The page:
The Effect of Self Interdigitating Phospholipids on Bilayer Membranes
Differential scanning calorimetry (DSC) and fluorescence spectroscopy were used to investigate the phase behavior of hydrated dipalmitoylphosphatidylcholine (DPPC), a 16 carbon chain phospholipid, upon mixing with a self interdigitating phospholipid (SIP). Interdigitation is a special phase of bilayer membranes in which the phospholipids acyl chains interpenetrate, halving membrane thickness. Mixtures of DPPC and SIP showed increasing main transition temperatures (Tm?s) with rising SIP percentage. Consecutive heating and cooling scans had shifting Tm?s, shoulder peaks appeared or disappeared and an increasing trend in hysteresis between heating and cooling Tm was discovered in presence of 30-50% SIP. For the fluorescence studies, 2-(3-(diphenylhexatrienyl)propanoyl)-1-hexadecanoyl-sn-glycero-3-phosphocholine (β-DPH HPC), a phospholipid bound probe, was added in low concentration to the DPPC - SIP mixtures to determine the percentage SIP which causes bilayers to interdigitate. Decreasing fluorescence intensity is directly correlated to exposure of β-DPH HPC to aqueous environment, as occurs with interdigitation. This appeared to be at 30% SIP. The trend in hysteresis and decrease in fluorescence indicate that a ~40% ratio of SIP : DPPC can induce interdigitation of bilayer membranes.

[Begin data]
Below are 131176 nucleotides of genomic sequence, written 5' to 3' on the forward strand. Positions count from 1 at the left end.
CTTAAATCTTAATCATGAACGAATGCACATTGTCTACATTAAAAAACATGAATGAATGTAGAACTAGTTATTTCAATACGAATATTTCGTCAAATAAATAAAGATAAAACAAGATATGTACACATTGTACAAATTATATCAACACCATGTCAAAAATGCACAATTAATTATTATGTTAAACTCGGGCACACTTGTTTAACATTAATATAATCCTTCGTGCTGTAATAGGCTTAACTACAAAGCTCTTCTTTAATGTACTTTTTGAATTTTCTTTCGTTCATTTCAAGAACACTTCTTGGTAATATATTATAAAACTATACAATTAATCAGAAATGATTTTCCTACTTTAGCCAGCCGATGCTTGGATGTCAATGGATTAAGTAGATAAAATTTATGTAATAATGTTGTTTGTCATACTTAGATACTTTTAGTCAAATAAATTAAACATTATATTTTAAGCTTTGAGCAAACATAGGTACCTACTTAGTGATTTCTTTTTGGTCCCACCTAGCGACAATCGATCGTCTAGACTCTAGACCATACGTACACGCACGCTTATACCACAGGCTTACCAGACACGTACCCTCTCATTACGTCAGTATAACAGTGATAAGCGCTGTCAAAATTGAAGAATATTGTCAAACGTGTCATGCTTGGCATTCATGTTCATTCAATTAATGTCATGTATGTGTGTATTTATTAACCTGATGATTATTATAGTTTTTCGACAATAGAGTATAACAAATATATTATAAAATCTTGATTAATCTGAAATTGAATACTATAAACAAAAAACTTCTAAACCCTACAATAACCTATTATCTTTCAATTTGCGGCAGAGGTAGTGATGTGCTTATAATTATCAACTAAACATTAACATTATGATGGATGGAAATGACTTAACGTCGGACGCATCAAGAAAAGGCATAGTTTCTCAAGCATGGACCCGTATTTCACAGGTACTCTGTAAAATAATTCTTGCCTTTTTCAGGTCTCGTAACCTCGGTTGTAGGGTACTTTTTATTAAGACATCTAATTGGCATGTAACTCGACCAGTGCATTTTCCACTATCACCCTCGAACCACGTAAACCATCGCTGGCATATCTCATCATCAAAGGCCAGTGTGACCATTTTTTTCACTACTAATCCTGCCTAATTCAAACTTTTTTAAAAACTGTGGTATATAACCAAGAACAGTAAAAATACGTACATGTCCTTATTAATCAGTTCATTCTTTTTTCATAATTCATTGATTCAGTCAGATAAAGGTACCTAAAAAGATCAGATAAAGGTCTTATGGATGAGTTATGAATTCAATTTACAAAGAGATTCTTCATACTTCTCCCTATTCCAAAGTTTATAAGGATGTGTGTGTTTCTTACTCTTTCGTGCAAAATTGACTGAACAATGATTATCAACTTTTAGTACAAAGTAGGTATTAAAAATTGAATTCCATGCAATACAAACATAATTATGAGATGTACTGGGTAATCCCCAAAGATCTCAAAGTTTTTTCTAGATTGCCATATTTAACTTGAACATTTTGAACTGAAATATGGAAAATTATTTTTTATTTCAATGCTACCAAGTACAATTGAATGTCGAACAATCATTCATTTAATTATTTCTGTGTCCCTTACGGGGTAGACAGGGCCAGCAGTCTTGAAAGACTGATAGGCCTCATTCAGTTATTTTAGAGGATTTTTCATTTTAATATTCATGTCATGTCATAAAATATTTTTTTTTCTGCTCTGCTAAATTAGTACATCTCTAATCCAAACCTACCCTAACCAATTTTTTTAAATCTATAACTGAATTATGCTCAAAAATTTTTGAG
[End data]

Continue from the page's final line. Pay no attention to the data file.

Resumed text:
van Gorkum, Christiaan, " The Effect of Self Interdigitating Phospholipids on Bilayer Membranes" (2008). URC Student Scholarship.
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